Mid-career professionals looking to acquire artificial intelligence skills to find new jobs

(From left) Ms Genevieve Gay and Mr Paul Lai during an online class for mid-career professionals at IBM’s premises on Sep 22, 2020.
(From left) Ms Genevieve Gay and Mr Paul Lai during an online class for mid-career professionals at IBM’s premises on Sep 22, 2020.ST PHOTO: KEVIN LIM

SINGAPORE - Looking to get back into full-time employment in February after leaving her marketing role with a local bank in 2018 to focus on family, Ms Genevieve Gay hardly expected to be still searching for a job after six months.

But the onset of the Covid-19 pandemic earlier this year drastically changed the complexion of the job market for the worse.

"It has been extremely difficult because firstly, the kind of roles that (mid-career professionals) are looking for are far and few between," said Ms Gay, a 47-year-old single mother to a 16-year-old son.

"For a lot of junior roles as well, even if you are willing to take a lower pay, companies are not willing to consider you. It can be demoralising when you cannot land a job or even an interview," she said on Tuesday (Sept 22).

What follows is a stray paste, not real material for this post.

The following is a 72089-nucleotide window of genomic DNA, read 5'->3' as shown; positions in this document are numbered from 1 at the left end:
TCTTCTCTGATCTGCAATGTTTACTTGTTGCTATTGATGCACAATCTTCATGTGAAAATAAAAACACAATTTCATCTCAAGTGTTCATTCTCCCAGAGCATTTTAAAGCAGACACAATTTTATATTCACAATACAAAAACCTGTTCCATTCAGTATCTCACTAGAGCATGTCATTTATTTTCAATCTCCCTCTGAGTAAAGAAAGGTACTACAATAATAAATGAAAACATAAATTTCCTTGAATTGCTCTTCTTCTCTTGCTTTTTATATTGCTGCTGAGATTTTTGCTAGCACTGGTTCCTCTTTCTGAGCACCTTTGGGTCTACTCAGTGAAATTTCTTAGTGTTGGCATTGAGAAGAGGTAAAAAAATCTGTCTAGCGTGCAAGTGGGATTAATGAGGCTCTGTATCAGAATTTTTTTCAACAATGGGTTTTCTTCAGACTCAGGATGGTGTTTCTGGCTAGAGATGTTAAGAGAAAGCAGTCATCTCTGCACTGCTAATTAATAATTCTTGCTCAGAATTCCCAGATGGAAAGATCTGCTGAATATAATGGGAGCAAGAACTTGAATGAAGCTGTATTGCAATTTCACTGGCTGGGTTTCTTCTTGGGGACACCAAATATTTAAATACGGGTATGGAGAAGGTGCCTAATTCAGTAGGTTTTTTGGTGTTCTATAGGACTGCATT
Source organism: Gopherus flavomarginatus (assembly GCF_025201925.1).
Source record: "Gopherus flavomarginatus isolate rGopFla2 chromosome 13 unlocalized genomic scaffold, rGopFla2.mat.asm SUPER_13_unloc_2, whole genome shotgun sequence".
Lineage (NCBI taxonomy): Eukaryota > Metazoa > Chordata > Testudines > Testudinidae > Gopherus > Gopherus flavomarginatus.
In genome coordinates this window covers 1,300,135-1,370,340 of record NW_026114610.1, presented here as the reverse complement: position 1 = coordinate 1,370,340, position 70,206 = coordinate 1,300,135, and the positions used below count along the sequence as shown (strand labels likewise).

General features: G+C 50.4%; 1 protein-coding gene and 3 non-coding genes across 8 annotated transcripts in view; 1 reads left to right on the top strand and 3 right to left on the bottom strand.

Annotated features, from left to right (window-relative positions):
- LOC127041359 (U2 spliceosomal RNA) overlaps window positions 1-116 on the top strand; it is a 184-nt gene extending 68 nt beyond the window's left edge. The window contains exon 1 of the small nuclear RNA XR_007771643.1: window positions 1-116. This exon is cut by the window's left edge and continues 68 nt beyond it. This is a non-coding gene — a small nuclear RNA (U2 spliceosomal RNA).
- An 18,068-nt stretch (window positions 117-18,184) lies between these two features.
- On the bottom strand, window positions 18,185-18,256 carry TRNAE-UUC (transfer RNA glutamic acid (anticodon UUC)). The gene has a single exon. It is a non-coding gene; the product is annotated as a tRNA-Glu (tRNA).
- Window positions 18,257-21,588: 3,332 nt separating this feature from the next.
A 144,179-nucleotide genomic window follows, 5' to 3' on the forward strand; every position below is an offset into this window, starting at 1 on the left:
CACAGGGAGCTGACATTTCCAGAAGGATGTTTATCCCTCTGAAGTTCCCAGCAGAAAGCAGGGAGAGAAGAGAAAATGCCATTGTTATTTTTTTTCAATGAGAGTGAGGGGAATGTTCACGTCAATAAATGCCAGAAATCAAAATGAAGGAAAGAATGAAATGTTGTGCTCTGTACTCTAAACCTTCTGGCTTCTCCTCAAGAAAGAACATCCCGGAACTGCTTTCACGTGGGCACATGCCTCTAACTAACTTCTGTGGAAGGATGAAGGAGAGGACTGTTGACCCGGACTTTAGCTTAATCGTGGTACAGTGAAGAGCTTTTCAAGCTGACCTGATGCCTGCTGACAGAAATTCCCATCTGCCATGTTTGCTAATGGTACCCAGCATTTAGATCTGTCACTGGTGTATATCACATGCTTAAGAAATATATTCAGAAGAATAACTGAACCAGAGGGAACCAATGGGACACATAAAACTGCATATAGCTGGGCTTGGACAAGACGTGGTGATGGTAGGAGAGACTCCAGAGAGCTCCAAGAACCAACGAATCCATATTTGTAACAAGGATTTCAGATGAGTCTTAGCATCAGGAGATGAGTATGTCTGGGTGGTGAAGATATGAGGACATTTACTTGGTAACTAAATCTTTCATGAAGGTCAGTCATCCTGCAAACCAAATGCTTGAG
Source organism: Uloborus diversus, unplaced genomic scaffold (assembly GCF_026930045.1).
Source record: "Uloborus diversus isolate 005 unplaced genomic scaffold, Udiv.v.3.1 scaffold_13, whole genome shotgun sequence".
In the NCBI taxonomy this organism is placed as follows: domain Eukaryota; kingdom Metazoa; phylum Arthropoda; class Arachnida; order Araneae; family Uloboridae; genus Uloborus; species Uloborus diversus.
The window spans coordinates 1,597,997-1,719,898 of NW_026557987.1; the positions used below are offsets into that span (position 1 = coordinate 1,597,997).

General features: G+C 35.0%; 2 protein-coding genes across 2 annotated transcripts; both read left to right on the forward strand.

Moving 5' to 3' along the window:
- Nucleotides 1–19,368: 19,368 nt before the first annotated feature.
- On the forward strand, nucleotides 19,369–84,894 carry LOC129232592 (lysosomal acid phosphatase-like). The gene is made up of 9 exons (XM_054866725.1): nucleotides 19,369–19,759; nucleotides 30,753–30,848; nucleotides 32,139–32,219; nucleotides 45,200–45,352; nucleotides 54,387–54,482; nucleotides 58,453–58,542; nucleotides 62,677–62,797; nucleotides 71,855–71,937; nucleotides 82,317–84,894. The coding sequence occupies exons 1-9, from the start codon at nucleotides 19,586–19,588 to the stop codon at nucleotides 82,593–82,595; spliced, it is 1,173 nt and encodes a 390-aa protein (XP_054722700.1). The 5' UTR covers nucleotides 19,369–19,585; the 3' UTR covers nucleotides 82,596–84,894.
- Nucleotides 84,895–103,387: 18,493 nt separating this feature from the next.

Ms Gay is now looking to acquire new skills and knowledge in artificial intelligence (AI) that she can combine with her years of marketing experience. She is part of the first batch of mid-career professionals to embark on a six-month training course conducted by IBM.

The course is part of IBM's new i.am-vitalize programme launched on Monday, which aims to train 800 mid-career professionals in AI and cyber security by the end of next year.

Another trainee Paul Lai, 54, left his job as a secondary school mathematics teacher in January after 17 years and has also endured a fruitless job search thus far.

"I'm hoping that the course will be able to help me bridge the skills gap in terms of my employability as I already have some prior knowledge in the technology field," said Mr Lai, who worked in the financial sector as a systems analyst prior to becoming a teacher.

Ms Gay said she has enjoyed the hands-on nature of the course so far and is looking forward to learning how AI can address real-life business needs.

 
 

"I think we have to look at how AI fits in with our own daily lives, and see the things that can be made more efficient," she added.

"We just need to start thinking differently and change our mindsets to unlock new opportunities for us to create better solutions that actually work and at the end of the day are relevant to customers."